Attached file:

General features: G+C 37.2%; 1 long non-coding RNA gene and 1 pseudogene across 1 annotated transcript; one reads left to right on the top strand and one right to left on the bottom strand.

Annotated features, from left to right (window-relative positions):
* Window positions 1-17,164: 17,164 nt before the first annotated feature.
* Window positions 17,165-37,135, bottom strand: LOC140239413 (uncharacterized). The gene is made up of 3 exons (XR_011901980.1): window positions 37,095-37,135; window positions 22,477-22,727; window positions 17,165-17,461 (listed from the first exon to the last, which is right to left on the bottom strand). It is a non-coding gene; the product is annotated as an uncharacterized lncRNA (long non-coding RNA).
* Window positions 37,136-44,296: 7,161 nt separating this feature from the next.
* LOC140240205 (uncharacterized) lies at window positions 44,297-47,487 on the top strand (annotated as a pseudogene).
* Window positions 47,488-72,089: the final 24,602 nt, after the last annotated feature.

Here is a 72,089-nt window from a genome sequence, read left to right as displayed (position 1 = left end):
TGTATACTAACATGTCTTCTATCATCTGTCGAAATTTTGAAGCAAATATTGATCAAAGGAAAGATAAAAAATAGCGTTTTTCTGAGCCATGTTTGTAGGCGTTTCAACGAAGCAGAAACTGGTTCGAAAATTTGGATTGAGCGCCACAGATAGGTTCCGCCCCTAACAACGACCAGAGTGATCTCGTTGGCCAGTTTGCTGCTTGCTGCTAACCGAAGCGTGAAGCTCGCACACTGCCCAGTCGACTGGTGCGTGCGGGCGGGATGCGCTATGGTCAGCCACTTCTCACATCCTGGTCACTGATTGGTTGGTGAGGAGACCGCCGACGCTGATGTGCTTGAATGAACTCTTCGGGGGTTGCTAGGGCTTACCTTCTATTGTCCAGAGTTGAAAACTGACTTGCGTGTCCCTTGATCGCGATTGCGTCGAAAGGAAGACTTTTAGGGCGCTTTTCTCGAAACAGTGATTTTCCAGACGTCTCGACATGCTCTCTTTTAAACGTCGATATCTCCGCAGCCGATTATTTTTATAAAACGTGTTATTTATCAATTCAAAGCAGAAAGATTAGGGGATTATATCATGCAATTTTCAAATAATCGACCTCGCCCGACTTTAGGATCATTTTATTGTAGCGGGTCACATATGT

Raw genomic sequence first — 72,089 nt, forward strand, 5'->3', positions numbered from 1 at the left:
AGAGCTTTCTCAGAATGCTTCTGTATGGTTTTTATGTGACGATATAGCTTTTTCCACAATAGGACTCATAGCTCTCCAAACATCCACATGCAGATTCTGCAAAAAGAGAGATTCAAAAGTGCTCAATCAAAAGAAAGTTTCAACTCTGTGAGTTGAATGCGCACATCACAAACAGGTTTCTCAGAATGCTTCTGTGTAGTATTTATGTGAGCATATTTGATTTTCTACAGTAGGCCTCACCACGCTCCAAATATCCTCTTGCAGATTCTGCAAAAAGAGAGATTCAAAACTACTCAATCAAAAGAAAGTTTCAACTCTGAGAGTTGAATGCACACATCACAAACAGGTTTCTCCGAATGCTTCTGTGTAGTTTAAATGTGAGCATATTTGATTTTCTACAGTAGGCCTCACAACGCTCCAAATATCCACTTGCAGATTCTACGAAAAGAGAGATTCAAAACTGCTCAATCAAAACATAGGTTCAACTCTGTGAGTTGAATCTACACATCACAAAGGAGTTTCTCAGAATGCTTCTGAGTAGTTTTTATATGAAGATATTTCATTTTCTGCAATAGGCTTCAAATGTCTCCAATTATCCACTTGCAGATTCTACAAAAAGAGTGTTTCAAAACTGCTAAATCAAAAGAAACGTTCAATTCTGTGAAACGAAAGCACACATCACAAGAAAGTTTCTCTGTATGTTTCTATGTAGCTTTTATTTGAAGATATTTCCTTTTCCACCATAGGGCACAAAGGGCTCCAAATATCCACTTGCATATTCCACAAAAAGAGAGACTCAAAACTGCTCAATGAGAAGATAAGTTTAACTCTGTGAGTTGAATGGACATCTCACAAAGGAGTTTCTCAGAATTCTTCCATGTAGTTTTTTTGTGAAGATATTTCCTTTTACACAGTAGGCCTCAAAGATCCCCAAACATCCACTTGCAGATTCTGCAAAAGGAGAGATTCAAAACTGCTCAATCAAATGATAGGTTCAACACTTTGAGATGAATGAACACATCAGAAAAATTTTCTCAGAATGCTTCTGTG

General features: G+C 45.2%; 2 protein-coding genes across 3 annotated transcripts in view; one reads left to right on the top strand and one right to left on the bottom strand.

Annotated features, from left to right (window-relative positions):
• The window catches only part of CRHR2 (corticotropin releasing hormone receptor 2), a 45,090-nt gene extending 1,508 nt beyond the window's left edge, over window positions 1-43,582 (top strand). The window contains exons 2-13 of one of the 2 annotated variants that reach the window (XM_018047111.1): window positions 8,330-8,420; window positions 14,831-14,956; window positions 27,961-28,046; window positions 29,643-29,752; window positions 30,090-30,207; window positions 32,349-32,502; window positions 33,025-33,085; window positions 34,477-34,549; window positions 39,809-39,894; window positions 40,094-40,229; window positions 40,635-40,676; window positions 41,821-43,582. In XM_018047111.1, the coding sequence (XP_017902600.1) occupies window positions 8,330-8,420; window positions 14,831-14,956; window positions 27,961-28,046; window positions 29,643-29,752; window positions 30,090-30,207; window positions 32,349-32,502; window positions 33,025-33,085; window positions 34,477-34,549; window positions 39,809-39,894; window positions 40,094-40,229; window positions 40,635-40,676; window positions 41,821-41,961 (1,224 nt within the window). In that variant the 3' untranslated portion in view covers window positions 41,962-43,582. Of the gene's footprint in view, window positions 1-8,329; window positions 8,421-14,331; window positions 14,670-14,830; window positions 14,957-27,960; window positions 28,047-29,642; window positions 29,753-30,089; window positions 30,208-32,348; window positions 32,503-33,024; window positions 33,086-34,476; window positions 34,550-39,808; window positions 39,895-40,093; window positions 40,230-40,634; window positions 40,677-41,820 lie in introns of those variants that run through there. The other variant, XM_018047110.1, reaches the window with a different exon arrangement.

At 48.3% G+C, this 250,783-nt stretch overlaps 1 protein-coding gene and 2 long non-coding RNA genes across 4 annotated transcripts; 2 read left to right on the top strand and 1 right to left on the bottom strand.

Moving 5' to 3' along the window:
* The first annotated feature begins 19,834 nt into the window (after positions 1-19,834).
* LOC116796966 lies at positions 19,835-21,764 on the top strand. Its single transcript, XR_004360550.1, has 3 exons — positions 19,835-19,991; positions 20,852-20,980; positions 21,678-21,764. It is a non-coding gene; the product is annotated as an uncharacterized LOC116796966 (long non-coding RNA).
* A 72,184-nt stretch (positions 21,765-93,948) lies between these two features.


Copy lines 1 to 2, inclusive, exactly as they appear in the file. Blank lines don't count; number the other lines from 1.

General features: G+C 37.2%; 1 long non-coding RNA gene and 1 pseudogene across 1 annotated transcript; one reads left to right on the top strand and one right to left on the bottom strand.

Annotated features, from left to right (window-relative positions):